The Campus Antifascist Network (CAN) emerged in response to the fascist strategy of promoting a white-supremacist and nationalist project centered, in part, in covert and overt violence against immigrant, undocumented, and black and brown student communities on college and university campuses. At the same time, CAN recognized that this on-campus strategy had as its counterpart similar campaigns of violence against members of these communities beyond the bounds of the academic institution. From its inception, CAN saw these dual arenas of struggle as indelibly linked in the fight against the fascist tendencies embodied in white nationalist organizations and embedded in the very structure of contemporary US society. Now, seeing xenophobic violence leveled against the migrant caravan, CAN sends its full support to these asylum-seekers and refugees as well as all those on both sides of the border standing in solidarity with them against disruption, intimidation, and all ethno-nationalist projects, be their architects state or non-state actors.
Many far-right civilian militias, alt-right political organizations, and fascist individuals have either pledged to bring their violence directly to the border, or have called on the U.S. military, Border Patrol, and local and federal law enforcement agencies to use their fire power against the men, women, and children fleeing the very violence that US foreign policy in Latin America has both instigated and amplified.
We recognize that violence along the US/Mexico border is the result of an ongoing and bipartisan political project; for instance, recent data collected from the US Customs and Border Protection agency revealed that the Obama administration deployed tear gas and pepper spray against innocent migrant people no fewer than 126 times since 2012.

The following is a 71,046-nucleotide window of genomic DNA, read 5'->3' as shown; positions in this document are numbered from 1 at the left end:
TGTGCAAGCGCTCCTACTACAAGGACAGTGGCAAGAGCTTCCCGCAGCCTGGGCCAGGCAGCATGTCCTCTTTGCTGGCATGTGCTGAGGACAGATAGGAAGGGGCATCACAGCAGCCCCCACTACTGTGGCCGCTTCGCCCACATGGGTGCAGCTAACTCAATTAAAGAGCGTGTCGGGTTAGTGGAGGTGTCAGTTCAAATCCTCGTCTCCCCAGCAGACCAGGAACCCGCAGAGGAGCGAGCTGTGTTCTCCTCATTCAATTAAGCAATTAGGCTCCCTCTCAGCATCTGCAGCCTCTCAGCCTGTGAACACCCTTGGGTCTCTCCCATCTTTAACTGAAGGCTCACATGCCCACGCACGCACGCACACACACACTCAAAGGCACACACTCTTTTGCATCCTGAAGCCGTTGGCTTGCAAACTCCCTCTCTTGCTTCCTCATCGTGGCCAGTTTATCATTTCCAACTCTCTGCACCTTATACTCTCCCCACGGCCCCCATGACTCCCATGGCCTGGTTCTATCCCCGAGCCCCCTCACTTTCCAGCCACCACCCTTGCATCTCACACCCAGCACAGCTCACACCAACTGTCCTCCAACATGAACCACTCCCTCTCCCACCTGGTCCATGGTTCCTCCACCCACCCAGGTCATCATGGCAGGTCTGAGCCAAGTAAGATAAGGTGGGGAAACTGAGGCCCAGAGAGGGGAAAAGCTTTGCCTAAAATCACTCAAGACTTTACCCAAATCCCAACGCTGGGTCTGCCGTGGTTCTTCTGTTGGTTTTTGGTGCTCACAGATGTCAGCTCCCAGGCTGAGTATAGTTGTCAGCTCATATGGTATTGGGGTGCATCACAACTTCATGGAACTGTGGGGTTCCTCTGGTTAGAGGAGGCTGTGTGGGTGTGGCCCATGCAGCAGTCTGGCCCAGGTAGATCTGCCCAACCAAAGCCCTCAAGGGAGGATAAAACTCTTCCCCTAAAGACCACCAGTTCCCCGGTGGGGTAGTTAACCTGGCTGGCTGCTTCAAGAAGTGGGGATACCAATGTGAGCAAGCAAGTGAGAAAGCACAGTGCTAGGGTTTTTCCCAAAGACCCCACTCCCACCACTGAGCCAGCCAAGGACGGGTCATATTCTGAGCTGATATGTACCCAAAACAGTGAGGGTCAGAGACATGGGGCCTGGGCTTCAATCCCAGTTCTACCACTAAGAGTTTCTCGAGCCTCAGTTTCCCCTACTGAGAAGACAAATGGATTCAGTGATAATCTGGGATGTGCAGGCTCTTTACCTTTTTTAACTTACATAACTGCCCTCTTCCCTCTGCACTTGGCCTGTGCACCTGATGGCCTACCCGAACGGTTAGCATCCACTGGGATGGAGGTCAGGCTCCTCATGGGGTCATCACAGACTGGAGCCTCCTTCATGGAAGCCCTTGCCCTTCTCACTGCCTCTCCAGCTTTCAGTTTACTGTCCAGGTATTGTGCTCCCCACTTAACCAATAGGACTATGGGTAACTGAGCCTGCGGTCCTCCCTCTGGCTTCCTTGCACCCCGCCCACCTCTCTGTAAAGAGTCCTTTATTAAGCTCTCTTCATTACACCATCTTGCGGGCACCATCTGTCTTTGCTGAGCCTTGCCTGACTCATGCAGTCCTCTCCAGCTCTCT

Tellingly, the use of these so-called “non-lethal” means recently reached a seven-year high under the current presidential administration. True to its history of siding with openly fascist and far-right organizations and persons, the Trump White House has intensified, not only its shamelessly fear-mongering anti-immigrant rhetoric, but its commitment to viciously brutal policies and tactics that give state actors carte blanche to use all forms of violence, up to and including lethal force, on unarmed civilian refugees. CAN recognizes that solidarity with the asylum-seekers and their supporters on both sides of the wall is all the more crucial because the present state response represents a latent fascist tendency present in US American politics, an exclusionary and selective use of violence to maintain extant racial and class hierarchies domestically and globally. Such divisions are fascism’s life-blood, and so to challenge fascism is to challenge those divisions.
Whether in trying to survive through crossing political borders, seas, desserts, mountains—or simply in refusing to be moved from the homes that are rightfully theirs—all migrants and refugees, in their very existence, challenge the ethnocentric and ethno-nationalist logic that motivates fascism and that sub-tends the thinly veiled right-wing populism of the Trump Administration’s racist anti-immigrant stance.
CAN unites its voices and efforts with organizations on this side of the US/Mexico border actively working to aid the asylum-seekers on the border’s opposite side. Unlike fictive lines drawn on maps and globes drawn by tyrants to divide and conquer, international solidarity is real, and real international solidarity is needed.
Among the many organizations along the US/Mexico border doing the necessary work that is the material substance of international solidarity is the Otay Mesa Detention Resistance. In its own words, the Otay Mesa Detention Resistance is “a non-institutional, non-partisan, autonomous committee comprised of and organizing with migrants and refugees.” They hope to create nothing less than “a world where there is no profit in human suffering.”
We ask you to join CAN in showing material solidarity with the caravan through donating to our fundraising campaign to support the Otay Mesa Detention Resistance. Donations may be made here.
We thank you for your support. Now, more than ever, a strong show of unity is needed. Let this be one of the ways we display that unity. When we fight together, we win.
To learn more about CAN, how to help with organizing campaigns, or information on how to start your own CAN chapter, write to [email protected] and check us out online at http://campusantifascistnetwork.com.